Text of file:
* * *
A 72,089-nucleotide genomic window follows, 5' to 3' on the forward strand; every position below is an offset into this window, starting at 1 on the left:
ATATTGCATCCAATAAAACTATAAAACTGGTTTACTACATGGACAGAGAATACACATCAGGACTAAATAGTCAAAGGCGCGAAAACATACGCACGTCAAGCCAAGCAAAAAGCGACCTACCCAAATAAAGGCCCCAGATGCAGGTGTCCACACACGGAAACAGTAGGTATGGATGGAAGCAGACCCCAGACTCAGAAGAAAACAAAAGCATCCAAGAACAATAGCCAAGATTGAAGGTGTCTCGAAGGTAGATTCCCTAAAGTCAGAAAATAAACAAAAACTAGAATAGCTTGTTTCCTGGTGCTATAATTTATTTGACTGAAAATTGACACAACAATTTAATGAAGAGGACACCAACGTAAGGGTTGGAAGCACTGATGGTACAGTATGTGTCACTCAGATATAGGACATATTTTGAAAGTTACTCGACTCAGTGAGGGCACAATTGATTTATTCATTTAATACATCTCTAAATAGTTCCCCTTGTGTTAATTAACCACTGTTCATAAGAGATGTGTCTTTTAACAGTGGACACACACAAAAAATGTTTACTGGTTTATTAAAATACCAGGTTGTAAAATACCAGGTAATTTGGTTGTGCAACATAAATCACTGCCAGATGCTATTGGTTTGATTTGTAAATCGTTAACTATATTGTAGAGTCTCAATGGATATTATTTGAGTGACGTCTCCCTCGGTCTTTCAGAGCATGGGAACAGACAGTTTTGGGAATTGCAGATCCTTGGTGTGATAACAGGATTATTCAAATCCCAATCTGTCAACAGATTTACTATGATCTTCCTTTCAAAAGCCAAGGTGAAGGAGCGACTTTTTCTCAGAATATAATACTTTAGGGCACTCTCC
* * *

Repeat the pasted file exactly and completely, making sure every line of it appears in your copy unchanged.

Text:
A 72,089-nucleotide genomic window follows, 5' to 3' on the forward strand; every position below is an offset into this window, starting at 1 on the left:
ATATTGCATCCAATAAAACTATAAAACTGGTTTACTACATGGACAGAGAATACACATCAGGACTAAATAGTCAAAGGCGCGAAAACATACGCACGTCAAGCCAAGCAAAAAGCGACCTACCCAAATAAAGGCCCCAGATGCAGGTGTCCACACACGGAAACAGTAGGTATGGATGGAAGCAGACCCCAGACTCAGAAGAAAACAAAAGCATCCAAGAACAATAGCCAAGATTGAAGGTGTCTCGAAGGTAGATTCCCTAAAGTCAGAAAATAAACAAAAACTAGAATAGCTTGTTTCCTGGTGCTATAATTTATTTGACTGAAAATTGACACAACAATTTAATGAAGAGGACACCAACGTAAGGGTTGGAAGCACTGATGGTACAGTATGTGTCACTCAGATATAGGACATATTTTGAAAGTTACTCGACTCAGTGAGGGCACAATTGATTTATTCATTTAATACATCTCTAAATAGTTCCCCTTGTGTTAATTAACCACTGTTCATAAGAGATGTGTCTTTTAACAGTGGACACACACAAAAAATGTTTACTGGTTTATTAAAATACCAGGTTGTAAAATACCAGGTAATTTGGTTGTGCAACATAAATCACTGCCAGATGCTATTGGTTTGATTTGTAAATCGTTAACTATATTGTAGAGTCTCAATGGATATTATTTGAGTGACGTCTCCCTCGGTCTTTCAGAGCATGGGAACAGACAGTTTTGGGAATTGCAGATCCTTGGTGTGATAACAGGATTATTCAAATCCCAATCTGTCAACAGATTTACTATGATCTTCCTTTCAAAAGCCAAGGTGAAGGAGCGACTTTTTCTCAGAATATAATACTTTAGGGCACTCTCC